I roll into work at 9 a.m. on Friday. By noon I’m lying face down on a massage table receiving the deepest massage known to man. Oh, and did I mention this is my 3rd massage in as many weeks? Mike, the boss, treats his employees to Friday massages during tax season. Keith, with long, blonde surfer-kid hair and an envy-evoking bronze tan rolls in with his gear every Friday at noon and one by one we pile into the darkened conference room for 30 minutes of bliss.

Today, I’m having Keith work on my neck. While some people accumulate tension in their lower backs, shoulders or even stomachs, mine goes straight to the neck. “Tell me when I’m pressing too hard,” Keith says as he penetrates 2 inches deep into my neck muscles. “How’s that?” he asks.

“Fine,” I reply through mind-numbing pain.

Keith’s muscular fingers dig another inch deeper. “How about now?” he asks, excited for the challenge.

“You can’t marry him. I already called dibs,” Cathy, the fit woman working the front desk, says upon my exit from the conference room.

Feeling overly relaxed, I struggle being productive the next two hours. At 2:30 p.m. my phone rings. “We’re downstairs,” my dad says. I descend the one flight of stairs to my smiling parents and my too-cool-to-smile brother. One by one I hug them. My dad, excited about seeing his “hippie son,” storms me and kisses me on the cheek. I scan my family up and down. My mom and dad have been living a much healthier lifestyle these past few months and the results are noticeable. My dad’s beer belly has all but disappeared and my mom looks ready to run a half marathon. My brother, lingering in the background, seems to have gained an inch or two and maybe a tad bit of muscle, but aside from that appears the same. Still a little squirt who I’m going to crush in tennis.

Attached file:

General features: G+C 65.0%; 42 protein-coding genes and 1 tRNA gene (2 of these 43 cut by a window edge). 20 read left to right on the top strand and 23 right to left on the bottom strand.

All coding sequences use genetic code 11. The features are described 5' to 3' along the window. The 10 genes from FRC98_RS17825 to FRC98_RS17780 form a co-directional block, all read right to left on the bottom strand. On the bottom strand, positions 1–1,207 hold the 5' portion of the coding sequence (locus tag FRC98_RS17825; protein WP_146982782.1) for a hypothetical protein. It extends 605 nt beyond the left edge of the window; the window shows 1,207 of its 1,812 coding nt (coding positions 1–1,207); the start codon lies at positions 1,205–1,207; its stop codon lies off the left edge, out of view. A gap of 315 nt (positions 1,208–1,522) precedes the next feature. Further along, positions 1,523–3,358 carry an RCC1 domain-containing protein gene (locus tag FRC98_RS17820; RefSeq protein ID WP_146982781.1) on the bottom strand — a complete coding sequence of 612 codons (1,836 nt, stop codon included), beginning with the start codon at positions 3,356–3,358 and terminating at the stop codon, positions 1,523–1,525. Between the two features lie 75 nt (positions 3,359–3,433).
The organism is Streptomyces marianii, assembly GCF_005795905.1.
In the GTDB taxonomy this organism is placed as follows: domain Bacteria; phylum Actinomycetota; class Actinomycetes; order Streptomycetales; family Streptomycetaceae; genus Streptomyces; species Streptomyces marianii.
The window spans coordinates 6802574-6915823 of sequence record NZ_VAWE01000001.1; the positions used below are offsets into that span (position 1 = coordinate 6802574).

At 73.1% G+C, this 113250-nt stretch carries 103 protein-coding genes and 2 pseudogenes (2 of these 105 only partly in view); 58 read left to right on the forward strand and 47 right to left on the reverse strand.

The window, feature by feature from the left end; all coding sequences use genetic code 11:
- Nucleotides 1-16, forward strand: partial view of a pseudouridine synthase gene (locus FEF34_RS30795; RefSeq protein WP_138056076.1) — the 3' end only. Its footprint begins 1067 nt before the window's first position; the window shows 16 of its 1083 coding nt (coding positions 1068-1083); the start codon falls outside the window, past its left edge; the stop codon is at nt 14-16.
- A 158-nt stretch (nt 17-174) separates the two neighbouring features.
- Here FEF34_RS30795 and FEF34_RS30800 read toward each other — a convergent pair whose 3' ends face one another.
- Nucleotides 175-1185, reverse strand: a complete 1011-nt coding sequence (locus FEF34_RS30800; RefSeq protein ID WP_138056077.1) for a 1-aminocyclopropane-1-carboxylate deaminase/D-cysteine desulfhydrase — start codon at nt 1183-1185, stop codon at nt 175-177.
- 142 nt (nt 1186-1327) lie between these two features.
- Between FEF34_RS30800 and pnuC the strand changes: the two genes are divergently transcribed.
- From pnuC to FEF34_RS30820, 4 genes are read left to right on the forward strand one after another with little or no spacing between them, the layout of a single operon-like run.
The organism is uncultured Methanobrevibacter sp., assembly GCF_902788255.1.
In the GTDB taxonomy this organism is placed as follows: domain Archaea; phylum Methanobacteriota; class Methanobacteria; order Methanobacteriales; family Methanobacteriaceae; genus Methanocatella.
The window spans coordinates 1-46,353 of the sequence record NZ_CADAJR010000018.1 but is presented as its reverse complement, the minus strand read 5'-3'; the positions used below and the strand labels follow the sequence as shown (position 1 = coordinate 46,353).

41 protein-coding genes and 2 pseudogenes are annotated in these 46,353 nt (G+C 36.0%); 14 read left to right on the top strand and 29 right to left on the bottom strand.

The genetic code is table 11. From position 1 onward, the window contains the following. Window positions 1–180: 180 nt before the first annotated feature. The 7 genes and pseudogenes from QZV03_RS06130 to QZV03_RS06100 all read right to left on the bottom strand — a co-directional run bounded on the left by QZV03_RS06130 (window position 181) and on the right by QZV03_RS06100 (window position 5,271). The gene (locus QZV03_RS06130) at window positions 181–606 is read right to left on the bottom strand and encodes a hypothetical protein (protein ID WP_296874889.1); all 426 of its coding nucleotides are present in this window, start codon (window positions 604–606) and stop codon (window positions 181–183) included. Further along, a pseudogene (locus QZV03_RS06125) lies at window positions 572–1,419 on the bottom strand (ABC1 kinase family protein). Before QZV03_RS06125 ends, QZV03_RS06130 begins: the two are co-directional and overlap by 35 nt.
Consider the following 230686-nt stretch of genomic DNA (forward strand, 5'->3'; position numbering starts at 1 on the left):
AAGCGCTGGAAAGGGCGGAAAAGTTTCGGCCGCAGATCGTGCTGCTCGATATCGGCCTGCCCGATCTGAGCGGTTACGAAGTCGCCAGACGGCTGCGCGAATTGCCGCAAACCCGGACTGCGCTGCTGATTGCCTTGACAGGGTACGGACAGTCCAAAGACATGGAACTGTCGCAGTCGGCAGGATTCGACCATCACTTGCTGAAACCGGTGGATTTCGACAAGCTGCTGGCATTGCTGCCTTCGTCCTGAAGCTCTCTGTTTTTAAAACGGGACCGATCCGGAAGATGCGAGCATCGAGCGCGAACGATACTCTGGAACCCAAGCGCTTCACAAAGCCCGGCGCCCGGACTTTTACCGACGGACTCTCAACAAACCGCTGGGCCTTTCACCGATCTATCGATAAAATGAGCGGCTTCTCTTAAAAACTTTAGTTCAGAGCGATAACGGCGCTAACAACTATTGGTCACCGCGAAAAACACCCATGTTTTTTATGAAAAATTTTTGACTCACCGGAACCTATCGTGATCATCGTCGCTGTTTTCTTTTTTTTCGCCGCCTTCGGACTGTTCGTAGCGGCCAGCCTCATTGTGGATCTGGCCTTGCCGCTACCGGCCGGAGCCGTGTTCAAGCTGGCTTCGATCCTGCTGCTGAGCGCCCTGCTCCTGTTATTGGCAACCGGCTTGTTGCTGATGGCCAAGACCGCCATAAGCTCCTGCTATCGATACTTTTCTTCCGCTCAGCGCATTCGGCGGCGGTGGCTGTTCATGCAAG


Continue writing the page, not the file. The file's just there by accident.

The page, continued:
And two hours later I do exactly that. 6 – 3, 6 – 2 is the score as big brother prevails.

Still tired from the previous night’s flight and from the emotional roller coaster of watching their two sons battle it out on the tennis court, my parents suggest we take it easy tonight. Upon arriving at home, I whip up some tasty tacos while my dad pops open a bottle of red. We watch sports and eat, just like the good ol’ days in South Florida. For desert we have a mouth-watering raspberry fruitcake. My mom, clearly not adjusted to west coast time, struggles to keep her eyes open so we call it a night.

The weekend is here and we’re on our way to Marina and Dima’s house. This married couple is a family friend of ours, who settled in SoCal over two decades ago. They live in San Marcos and know San Diego like the back of their hand. Today they’ll be taking my family, Riley and me on a tour of everything worth seeing in a day. We begin with a vintage Russian breakfast. Russian cottage cheese pancakes, fruits, cheeses and sweets go from table to mouth.

Riley, my brother and I slide into Dima’s car while my parents join Marina in hers. We drive through San Marcos and into Carlsbad, all the while listening to Dima describe the past and present of this scenic city. In Carlsbad we walk along the coast and admire our surroundings while drinking naturally alkaline water. Next stop, La Jolla. While I’ve been here many times, Marina and Dima’s tour encompasses the aspects I’ve yet to see. La Jolla Cove is filled with climbable rocks and sea lion fun. Children’s Beach is filled with more sea lions and their adorable offspring. The occasional sea lion, tired of basking in the San Diego sun, bounces on its tummy towards the water to cool off. Pelicans, Cormorants and gulls hang out with their mammalian friends in between flights in search of fish. We then walk through a serene coastal park before trudging through Prospect Street, lined with shops too expensive for my taste, and budget.